• Like
  • Save
Lebanon--2011 FDA Global Electoral Fairness Audit Report
Upcoming SlideShare
Loading in...5
×
 

Lebanon--2011 FDA Global Electoral Fairness Audit Report

on

  • 1,692 views

2011 FDA Electoral Fairness Audit of the Lebanon republic electoral system.

2011 FDA Electoral Fairness Audit of the Lebanon republic electoral system.

FDA auditors gave Lebanon an overall electoral score of 35%. (50% is the minimum passing grade.)

Statistics

Views

Total Views
1,692
Views on SlideShare
1,679
Embed Views
13

Actions

Likes
0
Downloads
3
Comments
0

2 Embeds 13

http://democracychange.org 12
http://translate.googleusercontent.com 1

Accessibility

Categories

Upload Details

Uploaded via as Adobe PDF

Usage Rights

© All Rights Reserved

Report content

Flagged as inappropriate Flag as inappropriate
Flag as inappropriate

Select your reason for flagging this presentation as inappropriate.

Cancel
  • Full Name Full Name Comment goes here.
    Are you sure you want to
    Your message goes here
    Processing…
Post Comment
Edit your comment

    Lebanon--2011 FDA Global Electoral Fairness Audit Report Lebanon--2011 FDA Global Electoral Fairness Audit Report Document Transcript

    • 2011 FDA Electoral Fairness Audit ofLebanon’s Republic Electoral SystemExecutive Summary: Lebanon received a failing overall score of 37.5 percent forelectoral fairness. The score means that there is more unfairness than fairness in the legalbasis for Lebanons republic electoral system. Lebanons electoral finance laws favorsignificantly wealthy candidates and parties, and the legal structure of the electoralsystem favors Christians and Muslims over all other religious and non-religiousfollowings. Also, Lebanon has poor enforcement mechanisms of its media laws. Despitethese elements of unfairness, Lebanese people have freedom of political expression andtheir media laws, which encourage impartiality, are on a progressive and democratictrajectory. Electoral Fairness Audit Completed June 9, 2011. Updated July 10, 2011.
    • About the Foundation for Democratic Advancement:The Foundation for Democratic Advancement ("FDA")s mission is to advance fair andtransparent democratic processes wherever elections occur. The FDA believes that fairerelectoral systems and a more informed public will help ensure the election of candidates whotruly represent the will of the people. The FDA fulfills its mission by performing detailedelectoral audits on political candidates and parties to inform the public, objectively andimpartially, about their electoral choices. Also, the FDA audits electoral legislation in terms offairness and equity, and conducts ground level assessments of democratic processes. (For moreinformation on the FDA visit: www.democracychange.com)Purpose of Electoral Fairness Audit:The purpose of the FDAs electoral fairness audit (the “Audit”) is to determine a grade andranking for electoral fairness in Lebanon at the republic level of government. (This Audit is partof the FDA’s global audit of electoral fairness involving all countries which hold politicalelections.)This non-partisan, independent determination aims to give the citizens of Lebanon an informed,objective perspective of the fairness of the Lebanese republic electoral system.The views in this electoral fairness audit are the views of the FDA only.The FDA’s members and volunteers are in no way affiliated with the Lebanese SupervisoryCommittee or any of the Lebanese registered/non-registered political parties.The Audit represents an independent assessment based on objectivity, transparency and non-partisanship. The FDA assumes no responsibility or liability for any errors in the calculation ofits audit results or inaccuracies in its research of relevant Lebanese legislation.Methodology for the Electoral Fairness Audit:The FDA focuses on four key areas of electoral fairness:1) Laws and regulations on the political content of media including newspapers, broadcasters andonline media before, during, and after elections;2) Laws and regulations on the equality of candidates’ and parties’ influence before, during andafter elections, such as national televised debates, restrictions on candidate nominations, partyregistration requirements, etc.;3) Laws and regulations on electoral finance, such as party and campaign donation limits, thirdparty spending limits etc.; and4) Laws and regulations on the equality of voter say before, during, and after an election. TheFoundation for Democratic Advancement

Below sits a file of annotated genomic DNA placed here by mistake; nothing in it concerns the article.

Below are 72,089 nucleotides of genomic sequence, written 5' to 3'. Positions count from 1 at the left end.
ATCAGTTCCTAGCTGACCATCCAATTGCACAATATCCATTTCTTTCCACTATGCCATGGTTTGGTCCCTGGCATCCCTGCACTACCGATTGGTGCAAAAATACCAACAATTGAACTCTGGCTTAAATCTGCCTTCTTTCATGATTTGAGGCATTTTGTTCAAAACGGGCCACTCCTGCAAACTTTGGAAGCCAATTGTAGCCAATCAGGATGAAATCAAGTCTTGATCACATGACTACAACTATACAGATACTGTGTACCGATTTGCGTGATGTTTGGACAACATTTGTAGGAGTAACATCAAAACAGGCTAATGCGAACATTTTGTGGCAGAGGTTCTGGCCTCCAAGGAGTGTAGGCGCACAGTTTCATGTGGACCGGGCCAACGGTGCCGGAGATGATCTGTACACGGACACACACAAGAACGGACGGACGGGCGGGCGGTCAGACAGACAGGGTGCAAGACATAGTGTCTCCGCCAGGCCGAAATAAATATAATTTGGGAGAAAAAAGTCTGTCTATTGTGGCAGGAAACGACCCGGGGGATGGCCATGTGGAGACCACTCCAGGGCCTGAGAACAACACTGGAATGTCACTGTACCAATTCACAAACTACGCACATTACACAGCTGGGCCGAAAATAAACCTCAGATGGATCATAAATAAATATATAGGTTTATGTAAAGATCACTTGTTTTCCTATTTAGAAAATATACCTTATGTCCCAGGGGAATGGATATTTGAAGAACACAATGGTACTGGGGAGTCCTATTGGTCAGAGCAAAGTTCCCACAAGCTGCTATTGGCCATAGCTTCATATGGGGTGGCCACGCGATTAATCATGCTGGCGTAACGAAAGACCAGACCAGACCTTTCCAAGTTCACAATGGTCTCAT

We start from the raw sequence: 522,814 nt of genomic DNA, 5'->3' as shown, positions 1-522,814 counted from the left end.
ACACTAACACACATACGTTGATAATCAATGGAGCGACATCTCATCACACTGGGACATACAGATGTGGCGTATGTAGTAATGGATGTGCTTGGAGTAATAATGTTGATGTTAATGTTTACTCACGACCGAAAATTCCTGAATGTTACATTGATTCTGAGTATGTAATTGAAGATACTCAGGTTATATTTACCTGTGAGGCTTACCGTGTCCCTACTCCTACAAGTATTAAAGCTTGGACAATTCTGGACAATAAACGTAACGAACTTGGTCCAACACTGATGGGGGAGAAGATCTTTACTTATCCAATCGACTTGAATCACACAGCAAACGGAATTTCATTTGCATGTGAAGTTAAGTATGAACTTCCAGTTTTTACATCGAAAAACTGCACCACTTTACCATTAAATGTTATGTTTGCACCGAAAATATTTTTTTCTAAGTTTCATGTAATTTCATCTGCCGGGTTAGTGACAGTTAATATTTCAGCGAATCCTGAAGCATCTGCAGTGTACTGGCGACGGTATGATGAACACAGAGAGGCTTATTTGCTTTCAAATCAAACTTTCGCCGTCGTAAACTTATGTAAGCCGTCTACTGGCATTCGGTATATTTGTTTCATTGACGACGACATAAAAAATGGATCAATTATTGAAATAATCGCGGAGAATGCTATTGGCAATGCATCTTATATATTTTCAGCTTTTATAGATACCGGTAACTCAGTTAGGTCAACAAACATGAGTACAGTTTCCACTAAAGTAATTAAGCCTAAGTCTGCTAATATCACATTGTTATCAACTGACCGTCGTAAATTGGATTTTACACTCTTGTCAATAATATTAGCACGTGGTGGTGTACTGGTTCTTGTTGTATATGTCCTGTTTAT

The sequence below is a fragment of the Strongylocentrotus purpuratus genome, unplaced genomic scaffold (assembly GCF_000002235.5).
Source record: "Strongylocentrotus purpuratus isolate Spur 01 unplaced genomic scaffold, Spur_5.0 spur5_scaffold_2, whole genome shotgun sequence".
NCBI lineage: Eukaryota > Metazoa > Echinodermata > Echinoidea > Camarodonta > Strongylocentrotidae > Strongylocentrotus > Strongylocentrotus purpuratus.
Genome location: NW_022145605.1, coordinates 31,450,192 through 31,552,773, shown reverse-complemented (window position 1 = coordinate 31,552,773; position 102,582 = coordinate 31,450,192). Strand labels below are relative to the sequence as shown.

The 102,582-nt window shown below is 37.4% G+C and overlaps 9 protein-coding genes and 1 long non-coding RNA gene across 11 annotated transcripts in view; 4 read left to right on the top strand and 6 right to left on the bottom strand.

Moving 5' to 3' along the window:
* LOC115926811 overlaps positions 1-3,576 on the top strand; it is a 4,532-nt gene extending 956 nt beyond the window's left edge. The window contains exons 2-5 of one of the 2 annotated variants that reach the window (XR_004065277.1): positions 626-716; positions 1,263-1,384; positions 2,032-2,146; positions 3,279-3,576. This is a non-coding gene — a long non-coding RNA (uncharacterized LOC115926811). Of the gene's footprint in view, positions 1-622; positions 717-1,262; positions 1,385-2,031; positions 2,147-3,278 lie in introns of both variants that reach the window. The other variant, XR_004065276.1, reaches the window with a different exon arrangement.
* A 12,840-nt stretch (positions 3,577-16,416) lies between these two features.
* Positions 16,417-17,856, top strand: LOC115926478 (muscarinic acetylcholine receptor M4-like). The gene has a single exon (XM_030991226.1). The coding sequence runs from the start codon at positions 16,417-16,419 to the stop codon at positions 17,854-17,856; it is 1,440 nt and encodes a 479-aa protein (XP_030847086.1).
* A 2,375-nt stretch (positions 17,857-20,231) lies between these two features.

• FDA looked at how Lebanese laws and regulations promote equality of voter say in the media, atthe polling booth, through electoral finance and constitutional laws etc.The FDA decided to evaluate these four areas of electoral fairness because, in our opinion, theyare often ignored or overlooked by the international community in determining electoral fairness.Moreover, these four areas cover broad aspects of the electoral process in which fairness couldbe compromised significantly.The FDA acknowledges that electoral laws and regulations may not necessarily correspond to theimplementation of those laws and regulations or the public’s response to them. Theimplementation and response could be positive or negative, in terms of electoral fairness.Nevertheless, laws and regulations provide the framework for the electoral system and anindication of electoral fairness.A further study which tracks the actions of mainstream media and the enforcement or non-enforcement of electoral laws and regulation, for example, would provide a more reliable overalldetermination of electoral fairness.The FDA researched current Lebanese legislation, in relation to the four areas of electoralfairness being examined. Following which, the FDA audited the research results via the FDAelectoral audit team and established FDA scoring scales for the four areas of electoral fairness.Weighting and Scoring:Overall, the FDA scoring is guided by an inherent valuation of the concepts of soundness andrelevancy.Each area of electoral fairness has a score range between 0 and 10, and each area is countedequally.The total averaged score will provide an indication of the level of electoral fairness in Lebanon.The FDA electoral audit team deliberated on the research for each area of electoral fairness, andthen attempted to reach consensus on the final score. Where no consensus could be reached, theindividual scores of the team were averaged.The final score for each section must be supported by the more sound reasons and correspond tothe established FDA scoring scale.FDA Researchers for the Lebanese republic electoral system:Mrs. Linda Dassin, bachelor of Law (Université Paul Cézanne), lawyer, FDA researcher, andLebanese citizen.Foundation for Democratic Advancement